Many colleges are welcoming students back for in-person learning and dormitory living this fall semester. Looming over everything: Campuses could shut back down at any time.
With COVID-19 cases still high, many colleges are developing shutdown contingency plans alongside their reopening arrangements.
At the same time, the pandemic is fueling new debate about whether colleges should charge the same tuition for online and in-person classes. Tuition typically covers the cost of instruction — salaries, software, labs and such — and that cost at many schools may have increased.
The University of North Carolina Wilmington, as an exception, has a different cost structure for online, hybrid and in-person classes. Still, it announced that students won’t receive a tuition refund if in-person classes move online this fall. And, after the pivot from it’s sister school at Chapel Hill, it told students to prepare for a similar transition if cases rise.
That leaves freshman Owen Palmer weighing the possibility that the education he is paying for may not be the one he gets. “I’m taking a risk because (the university) mentioned they can’t do refunds,” says Palmer. For him, the risk is worth it, but he does wonder what he’ll do if the campus has to close.
Here’s what he and other students can expect as the fall shapes up.
DON’T EXPECT A BREAK ON TUITION
Some schools have cut tuition. Hampton University is offering students a 15 percent discount, bringing undergraduate tuition to $12,519. Other schools are offering additional scholarships and grants.
But tuition decreases and additional aid aren’t the norm.
“If I had to make bets, I would say a lot of colleges will be (freezing tuition) until they get a better sense of the economy,” says Arun Ponnusamy, chief academic officer at the college admissions and application counseling company Collegewise. “But there will be other colleges that say, ‘We need money to run this school.’”
That may be happening already. George Mason University in Virginia approved a tuition increase of $450. The University of Michigan approved a 1.9 percent tuition increase. Both schools are planning a mix of online and in-person instruction.
MEALS AND HOUSING REFUNDS LIKELY
Many colleges aren’t publicizing their shutdown contingency plans — or how refunds will work. But students can look to how their school handled refunds in the spring to gauge how fall might play out.
Florida Agricultural and Mechanical University gave refunds for on-campus housing and meal plans, says William Hudson Jr., the school’s vice president for student affairs. If the campus has to shut down this fall, Hudson says the refund structure “would probably be the same.”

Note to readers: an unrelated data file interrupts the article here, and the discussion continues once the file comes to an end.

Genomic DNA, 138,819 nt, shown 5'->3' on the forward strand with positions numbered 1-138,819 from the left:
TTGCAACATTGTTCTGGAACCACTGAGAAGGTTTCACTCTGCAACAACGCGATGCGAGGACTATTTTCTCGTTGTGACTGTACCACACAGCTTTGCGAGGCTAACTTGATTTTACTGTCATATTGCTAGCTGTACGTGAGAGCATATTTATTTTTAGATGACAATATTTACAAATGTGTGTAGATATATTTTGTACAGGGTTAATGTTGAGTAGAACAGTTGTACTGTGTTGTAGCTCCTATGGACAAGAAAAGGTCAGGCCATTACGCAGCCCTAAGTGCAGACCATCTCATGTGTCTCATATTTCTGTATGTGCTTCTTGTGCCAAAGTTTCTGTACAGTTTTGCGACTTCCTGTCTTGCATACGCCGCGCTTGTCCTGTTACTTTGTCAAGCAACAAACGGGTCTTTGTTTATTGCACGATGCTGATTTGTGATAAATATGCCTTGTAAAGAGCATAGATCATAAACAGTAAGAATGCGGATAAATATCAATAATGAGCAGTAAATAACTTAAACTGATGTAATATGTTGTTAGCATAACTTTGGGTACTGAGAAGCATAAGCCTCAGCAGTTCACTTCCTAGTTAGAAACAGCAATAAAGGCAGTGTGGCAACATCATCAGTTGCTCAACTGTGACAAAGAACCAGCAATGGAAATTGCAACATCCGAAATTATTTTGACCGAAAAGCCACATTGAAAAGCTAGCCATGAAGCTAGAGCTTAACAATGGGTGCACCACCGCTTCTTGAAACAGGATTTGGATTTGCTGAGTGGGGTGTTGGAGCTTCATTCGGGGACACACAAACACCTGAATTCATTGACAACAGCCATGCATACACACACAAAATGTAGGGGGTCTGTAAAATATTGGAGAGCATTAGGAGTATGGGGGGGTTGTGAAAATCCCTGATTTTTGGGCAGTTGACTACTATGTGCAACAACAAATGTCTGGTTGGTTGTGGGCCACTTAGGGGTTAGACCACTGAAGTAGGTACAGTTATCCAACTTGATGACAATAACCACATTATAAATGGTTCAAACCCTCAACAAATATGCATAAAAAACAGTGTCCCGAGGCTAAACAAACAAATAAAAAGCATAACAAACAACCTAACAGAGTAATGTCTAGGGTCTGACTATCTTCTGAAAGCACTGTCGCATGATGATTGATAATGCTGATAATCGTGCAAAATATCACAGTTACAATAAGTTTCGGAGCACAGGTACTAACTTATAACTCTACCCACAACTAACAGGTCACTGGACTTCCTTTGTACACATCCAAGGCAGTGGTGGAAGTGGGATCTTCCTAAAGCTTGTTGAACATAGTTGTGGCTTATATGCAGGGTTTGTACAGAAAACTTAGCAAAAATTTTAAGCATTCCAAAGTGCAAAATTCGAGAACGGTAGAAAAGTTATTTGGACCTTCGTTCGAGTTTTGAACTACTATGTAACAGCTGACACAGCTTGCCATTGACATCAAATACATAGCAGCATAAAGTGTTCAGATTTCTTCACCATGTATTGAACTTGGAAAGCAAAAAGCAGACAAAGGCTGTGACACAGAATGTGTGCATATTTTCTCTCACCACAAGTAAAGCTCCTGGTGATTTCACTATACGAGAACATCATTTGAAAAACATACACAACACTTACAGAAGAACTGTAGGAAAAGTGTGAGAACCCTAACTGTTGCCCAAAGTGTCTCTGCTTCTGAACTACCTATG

Other colleges also offered direct refunds for students. For example, Temple University automatically deposited partial refunds for room and board in students’ bank accounts. The University of North Carolina Wilmington gave prorated refunds for room and board.
But some colleges opted for account credit instead:
— The University of Arkansas refunded about 20 percent of room and board costs to student accounts. They haven’t announced an official plan in case of a fall shutdown, but staff members expect it’ll be the same.
— The University of Alabama offered a prorated refund for room and board, and parking. Students could take a cash refund immediately or apply that amount and an extra 10 percent as an account credit for the fall.
HOW CAN YOU PREPARE?
If you’re planning to return to campus housing, contact your school and ask about its shutdown contingency plans. You’ll want to know what factors would cause it to shut down again. This could be a campus COVID-19 outbreak of a certain size, an increase in local cases or other factors.
You can’t stop a campus shutdown, but if you know the metrics your school is looking at, you can anticipate it and react more confidently.
— Make backup plans for housing if your campus closes. Determine if you’ll go home, stay with a friend, get your own apartment or something else. Communicate your intentions with those you plan to stay with or scope out affordable apartments in advance. That way, if the campus shuts down suddenly, you know exactly where you’ll go.
— Ask your college about emergency funds and grants if a campus closure will cause you financial hardship. Many colleges have funds available for students.
— Plan how you’d use a refund. If your school offers a direct refund, consider whether you’ll need that money for living expenses. If you don’t need the money for living expenses, send the refund back to your student loan servicer. Doing so will keep your overall loan balance down and save you money in the long run.
This article was provided to The Associated Press by the personal finance website NerdWallet. Cecilia Clark is a writer at NerdWallet. Email: email@example.com.